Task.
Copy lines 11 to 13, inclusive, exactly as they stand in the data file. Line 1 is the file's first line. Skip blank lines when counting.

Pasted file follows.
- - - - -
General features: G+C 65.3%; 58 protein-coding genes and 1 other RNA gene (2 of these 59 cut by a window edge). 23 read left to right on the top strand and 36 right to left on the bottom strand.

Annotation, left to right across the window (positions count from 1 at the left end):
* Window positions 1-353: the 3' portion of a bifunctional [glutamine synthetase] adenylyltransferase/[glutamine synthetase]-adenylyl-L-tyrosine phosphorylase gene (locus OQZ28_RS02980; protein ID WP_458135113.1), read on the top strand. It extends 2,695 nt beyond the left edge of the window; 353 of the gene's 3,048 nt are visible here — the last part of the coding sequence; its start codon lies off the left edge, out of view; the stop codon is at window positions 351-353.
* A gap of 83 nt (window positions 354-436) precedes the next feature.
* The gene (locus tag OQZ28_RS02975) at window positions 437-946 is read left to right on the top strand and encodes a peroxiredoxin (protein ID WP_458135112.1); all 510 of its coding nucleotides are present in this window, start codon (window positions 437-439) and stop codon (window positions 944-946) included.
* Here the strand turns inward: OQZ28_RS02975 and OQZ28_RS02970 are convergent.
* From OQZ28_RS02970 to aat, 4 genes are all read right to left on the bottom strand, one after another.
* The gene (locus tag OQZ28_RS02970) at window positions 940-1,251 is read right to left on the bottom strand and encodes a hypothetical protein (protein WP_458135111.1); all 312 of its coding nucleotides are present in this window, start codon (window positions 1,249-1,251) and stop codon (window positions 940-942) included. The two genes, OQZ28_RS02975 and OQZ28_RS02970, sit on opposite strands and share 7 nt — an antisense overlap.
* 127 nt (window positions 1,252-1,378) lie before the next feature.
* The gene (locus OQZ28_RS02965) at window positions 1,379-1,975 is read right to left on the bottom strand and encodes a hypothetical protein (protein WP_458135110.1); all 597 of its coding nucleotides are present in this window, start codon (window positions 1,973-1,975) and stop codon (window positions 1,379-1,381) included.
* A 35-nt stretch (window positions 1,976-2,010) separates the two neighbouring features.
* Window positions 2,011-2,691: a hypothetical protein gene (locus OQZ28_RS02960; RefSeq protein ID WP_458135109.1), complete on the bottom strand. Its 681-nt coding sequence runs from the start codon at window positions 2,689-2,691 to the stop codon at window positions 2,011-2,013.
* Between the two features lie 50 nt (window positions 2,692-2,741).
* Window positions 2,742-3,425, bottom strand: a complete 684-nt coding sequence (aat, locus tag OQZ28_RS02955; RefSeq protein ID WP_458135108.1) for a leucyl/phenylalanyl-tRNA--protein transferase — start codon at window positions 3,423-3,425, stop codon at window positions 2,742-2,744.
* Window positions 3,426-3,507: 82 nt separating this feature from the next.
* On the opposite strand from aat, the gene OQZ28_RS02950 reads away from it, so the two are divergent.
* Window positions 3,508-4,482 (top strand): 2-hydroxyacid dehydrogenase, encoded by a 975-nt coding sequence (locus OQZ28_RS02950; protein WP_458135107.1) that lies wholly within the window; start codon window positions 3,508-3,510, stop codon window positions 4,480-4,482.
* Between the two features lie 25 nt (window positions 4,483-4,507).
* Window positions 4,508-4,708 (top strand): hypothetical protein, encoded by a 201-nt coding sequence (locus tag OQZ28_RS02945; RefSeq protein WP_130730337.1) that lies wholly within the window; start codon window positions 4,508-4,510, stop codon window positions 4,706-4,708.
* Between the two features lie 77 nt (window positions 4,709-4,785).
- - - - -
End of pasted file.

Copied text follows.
* A 35-nt stretch (window positions 1,976-2,010) separates the two neighbouring features.
* Window positions 2,011-2,691: a hypothetical protein gene (locus OQZ28_RS02960; RefSeq protein ID WP_458135109.1), complete on the bottom strand. Its 681-nt coding sequence runs from the start codon at window positions 2,689-2,691 to the stop codon at window positions 2,011-2,013.
* Between the two features lie 50 nt (window positions 2,692-2,741).